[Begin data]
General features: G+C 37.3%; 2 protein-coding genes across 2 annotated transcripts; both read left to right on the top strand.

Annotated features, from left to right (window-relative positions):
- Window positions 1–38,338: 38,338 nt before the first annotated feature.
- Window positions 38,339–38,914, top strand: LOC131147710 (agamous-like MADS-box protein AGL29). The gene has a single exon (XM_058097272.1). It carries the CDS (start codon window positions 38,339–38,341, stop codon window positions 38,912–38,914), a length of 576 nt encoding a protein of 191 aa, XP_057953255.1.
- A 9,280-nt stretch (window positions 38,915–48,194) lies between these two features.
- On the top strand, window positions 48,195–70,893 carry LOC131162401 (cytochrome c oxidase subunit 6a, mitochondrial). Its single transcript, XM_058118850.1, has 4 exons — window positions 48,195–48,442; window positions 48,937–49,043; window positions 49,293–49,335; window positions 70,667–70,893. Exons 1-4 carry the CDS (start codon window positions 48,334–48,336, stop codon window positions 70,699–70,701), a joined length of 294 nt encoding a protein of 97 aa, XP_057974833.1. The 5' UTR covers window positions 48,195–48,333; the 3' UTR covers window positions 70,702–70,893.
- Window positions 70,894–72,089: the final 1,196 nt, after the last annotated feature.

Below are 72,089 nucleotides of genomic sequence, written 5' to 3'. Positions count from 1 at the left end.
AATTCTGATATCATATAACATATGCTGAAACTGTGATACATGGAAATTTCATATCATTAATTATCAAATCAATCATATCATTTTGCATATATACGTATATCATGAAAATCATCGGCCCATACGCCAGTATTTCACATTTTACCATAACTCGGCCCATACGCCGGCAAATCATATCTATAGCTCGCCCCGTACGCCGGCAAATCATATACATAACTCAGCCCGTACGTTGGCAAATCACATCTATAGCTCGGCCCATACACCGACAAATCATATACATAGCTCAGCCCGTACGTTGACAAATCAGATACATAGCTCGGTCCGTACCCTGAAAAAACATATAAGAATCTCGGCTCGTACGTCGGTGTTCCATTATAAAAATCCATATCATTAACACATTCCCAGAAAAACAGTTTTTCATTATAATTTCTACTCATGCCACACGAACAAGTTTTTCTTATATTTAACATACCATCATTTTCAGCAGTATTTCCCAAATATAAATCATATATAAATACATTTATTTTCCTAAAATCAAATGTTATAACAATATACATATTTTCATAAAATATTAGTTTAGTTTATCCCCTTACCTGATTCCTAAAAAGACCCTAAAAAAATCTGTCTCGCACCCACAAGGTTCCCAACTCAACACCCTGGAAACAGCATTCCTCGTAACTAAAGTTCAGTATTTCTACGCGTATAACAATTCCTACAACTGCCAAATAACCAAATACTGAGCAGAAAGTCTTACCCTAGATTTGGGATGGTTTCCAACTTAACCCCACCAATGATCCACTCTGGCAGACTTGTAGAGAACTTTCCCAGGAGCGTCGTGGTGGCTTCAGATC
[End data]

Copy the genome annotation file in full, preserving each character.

General features: G+C 37.3%; 2 protein-coding genes across 2 annotated transcripts; both read left to right on the top strand.

Annotated features, from left to right (window-relative positions):
- Window positions 1–38,338: 38,338 nt before the first annotated feature.
- Window positions 38,339–38,914, top strand: LOC131147710 (agamous-like MADS-box protein AGL29). The gene has a single exon (XM_058097272.1). It carries the CDS (start codon window positions 38,339–38,341, stop codon window positions 38,912–38,914), a length of 576 nt encoding a protein of 191 aa, XP_057953255.1.
- A 9,280-nt stretch (window positions 38,915–48,194) lies between these two features.
- On the top strand, window positions 48,195–70,893 carry LOC131162401 (cytochrome c oxidase subunit 6a, mitochondrial). Its single transcript, XM_058118850.1, has 4 exons — window positions 48,195–48,442; window positions 48,937–49,043; window positions 49,293–49,335; window positions 70,667–70,893. Exons 1-4 carry the CDS (start codon window positions 48,334–48,336, stop codon window positions 70,699–70,701), a joined length of 294 nt encoding a protein of 97 aa, XP_057974833.1. The 5' UTR covers window positions 48,195–48,333; the 3' UTR covers window positions 70,702–70,893.
- Window positions 70,894–72,089: the final 1,196 nt, after the last annotated feature.

Below are 72,089 nucleotides of genomic sequence, written 5' to 3'. Positions count from 1 at the left end.
AATTCTGATATCATATAACATATGCTGAAACTGTGATACATGGAAATTTCATATCATTAATTATCAAATCAATCATATCATTTTGCATATATACGTATATCATGAAAATCATCGGCCCATACGCCAGTATTTCACATTTTACCATAACTCGGCCCATACGCCGGCAAATCATATCTATAGCTCGCCCCGTACGCCGGCAAATCATATACATAACTCAGCCCGTACGTTGGCAAATCACATCTATAGCTCGGCCCATACACCGACAAATCATATACATAGCTCAGCCCGTACGTTGACAAATCAGATACATAGCTCGGTCCGTACCCTGAAAAAACATATAAGAATCTCGGCTCGTACGTCGGTGTTCCATTATAAAAATCCATATCATTAACACATTCCCAGAAAAACAGTTTTTCATTATAATTTCTACTCATGCCACACGAACAAGTTTTTCTTATATTTAACATACCATCATTTTCAGCAGTATTTCCCAAATATAAATCATATATAAATACATTTATTTTCCTAAAATCAAATGTTATAACAATATACATATTTTCATAAAATATTAGTTTAGTTTATCCCCTTACCTGATTCCTAAAAAGACCCTAAAAAAATCTGTCTCGCACCCACAAGGTTCCCAACTCAACACCCTGGAAACAGCATTCCTCGTAACTAAAGTTCAGTATTTCTACGCGTATAACAATTCCTACAACTGCCAAATAACCAAATACTGAGCAGAAAGTCTTACCCTAGATTTGGGATGGTTTCCAACTTAACCCCACCAATGATCCACTCTGGCAGACTTGTAGAGAACTTTCCCAGGAGCGTCGTGGTGGCTTCAGATC